Dr. Karl Kabasele HQ
GET ACTIVE, BABY!
The National Health Service (NHS) in the UK is calling for babies and all children under the age of 5 years old to get 3 hours of physical activity every day, even before they can walk!  This is the latest initiative in the NHS’s fight against obesity.  We know that overweight children are more likely to have weight problems as adults so the thinking here is to establish good habits at as young an age as possible.
But how can a baby do a workout?  Well according to the NHS, simple things like putting babies on their backs and letting them kick their legs can be a valuable form of exercise.  Similarly, supervised ‘tummy time’ where you let your baby push up on their arms or roll over, crawling, taking them swimming with you, or even helping them to take their first steps while you hold onto them can all help to get baby active.  And when your baby gets a little older and grows into the toddler stage, think about letting them walk with you sometimes, instead of always pushing them around in a stroller.  The idea is to minimize the time that they spend sitting, inactive.  And if 3 hours seems like a lot of time, the NHS says that the benefits accrue even if you do the physical activity in smaller chunks spread throughout the day.

IT CAN’T HURT
The problem of obesity in our society is a difficult and complex one, and there is no one magic solution that will solve it.  In fact, there’s no definitive evidence (yet) that getting babies and children active will lower obesity rates.  But on an intuitive level, it probably can’t hurt and it may be helpful in developing good habits for physical activity later in life.  The activities that the NHS is suggesting in their new guidelines are actually nothing new – they have been recommended for a long time to aid in the normal development of your child, it’s just that now they are being re-framed in the context of fighting obesity.

SAFETY FIRST
A couple of words of caution - when encouraging physical activity for kids, especially the littlest ones, remember to put safety first!  That means helmets for biking , rollerskating and any other activity that carries the risk of head injuries, and adult supervision for swimming and water sports and any other potentially dangerous activities.
And let’s not get carried away with the anti-obesity measures – it’s normal for babies and young children to have a little extra fat on their bodies, and we don’t want to be too obsessive or restrictive about food.  Kids need enough calories and a variety of foods to grow up happy and healthy.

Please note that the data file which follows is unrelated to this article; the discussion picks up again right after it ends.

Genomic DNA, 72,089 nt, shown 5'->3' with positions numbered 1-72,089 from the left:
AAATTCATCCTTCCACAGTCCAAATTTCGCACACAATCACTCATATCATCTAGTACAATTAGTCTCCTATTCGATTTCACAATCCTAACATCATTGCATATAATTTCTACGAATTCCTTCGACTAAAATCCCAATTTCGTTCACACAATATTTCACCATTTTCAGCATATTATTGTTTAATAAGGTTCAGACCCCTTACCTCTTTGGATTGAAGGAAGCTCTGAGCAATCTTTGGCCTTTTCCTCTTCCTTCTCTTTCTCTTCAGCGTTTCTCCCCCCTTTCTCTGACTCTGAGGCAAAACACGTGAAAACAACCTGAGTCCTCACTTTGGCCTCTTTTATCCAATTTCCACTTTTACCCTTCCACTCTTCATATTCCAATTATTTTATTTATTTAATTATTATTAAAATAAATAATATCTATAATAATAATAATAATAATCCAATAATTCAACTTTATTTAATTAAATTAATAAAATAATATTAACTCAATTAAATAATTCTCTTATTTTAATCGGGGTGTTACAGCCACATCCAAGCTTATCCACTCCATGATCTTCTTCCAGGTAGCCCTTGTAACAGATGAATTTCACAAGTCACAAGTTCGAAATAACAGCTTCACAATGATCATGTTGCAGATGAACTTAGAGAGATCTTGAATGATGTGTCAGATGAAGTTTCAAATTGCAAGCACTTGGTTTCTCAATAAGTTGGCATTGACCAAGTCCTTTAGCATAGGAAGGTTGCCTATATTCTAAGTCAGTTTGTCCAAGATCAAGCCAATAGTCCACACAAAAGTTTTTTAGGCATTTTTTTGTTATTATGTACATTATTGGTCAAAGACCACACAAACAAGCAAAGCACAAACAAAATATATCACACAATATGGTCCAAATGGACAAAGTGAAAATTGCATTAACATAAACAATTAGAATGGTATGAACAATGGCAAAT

For more ideas from the NHS about how to get your child active, see: http://www.nhs.uk/Planners/birthtofive/Pages/Keepingactive.aspx

For a guide to ensuring that your child is getting the proper nutrition, see: http://www.hc-sc.gc.ca/fn-an/food-guide-aliment/choose-choix/advice-conseil/child-enfant-eng.php

 

GET ACTIVE, BABY!

The National Health Service (NHS) in the UK is calling for babies and all children under the age of 5 years old to get 3 hours of physical activity every day, even before they can walk!  This is the latest initiative in the NHS’s fight against obesity.  We know that overweight children are more likely to have weight problems as adults so the thinking here is to establish good habits at as young an age as possible.

But how can a baby do a workout?  Well according to the NHS, simple things like putting babies on their backs and letting them kick their legs can be a valuable form of exercise.  Similarly, supervised ‘tummy time’ where you let your baby push up on their arms or roll over, crawling, taking them swimming with you, or even helping them to take their first steps while you hold onto them can all help to get baby active.  And when your baby gets a little older and grows into the toddler stage, think about letting them walk with you sometimes, instead of always pushing them around in a stroller.  The idea is to minimize the time that they spend sitting, inactive.  And if 3 hours seems like a lot of time, the NHS says that the benefits accrue even if you do the physical activity in smaller chunks spread throughout the day.

IT CAN’T HURT

The problem of obesity in our society is a difficult and complex one, and there is no one magic solution that will solve it.  In fact, there’s no definitive evidence (yet) that getting babies and children active will lower obesity rates.  But on an intuitive level, it probably can’t hurt and it may be helpful in developing good habits for physical activity later in life.  The activities that the NHS is suggesting in their new guidelines are actually nothing new – they have been recommended for a long time to aid in the normal development of your child, it’s just that now they are being re-framed in the context of fighting obesity.

SAFETY FIRST

A couple of words of caution - when encouraging physical activity for kids, especially the littlest ones, remember to put safety first!  That means helmets for biking , rollerskating and any other activity that carries the risk of head injuries, and adult supervision for swimming and water sports and any other potentially dangerous activities.

And let’s not get carried away with the anti-obesity measures – it’s normal for babies and young children to have a little extra fat on their bodies, and we don’t want to be too obsessive or restrictive about food.  Kids need enough calories and a variety of foods to grow up happy and healthy.

For more ideas from the NHS about how to get your child active, see: http://www.nhs.uk/Planners/birthtofive/Pages/Keepingactive.aspx

For a guide to ensuring that your child is getting the proper nutrition, see: http://www.hc-sc.gc.ca/fn-an/food-guide-aliment/choose-choix/advice-conseil/child-enfant-eng.php

 

  1. drkarlkabasele posted this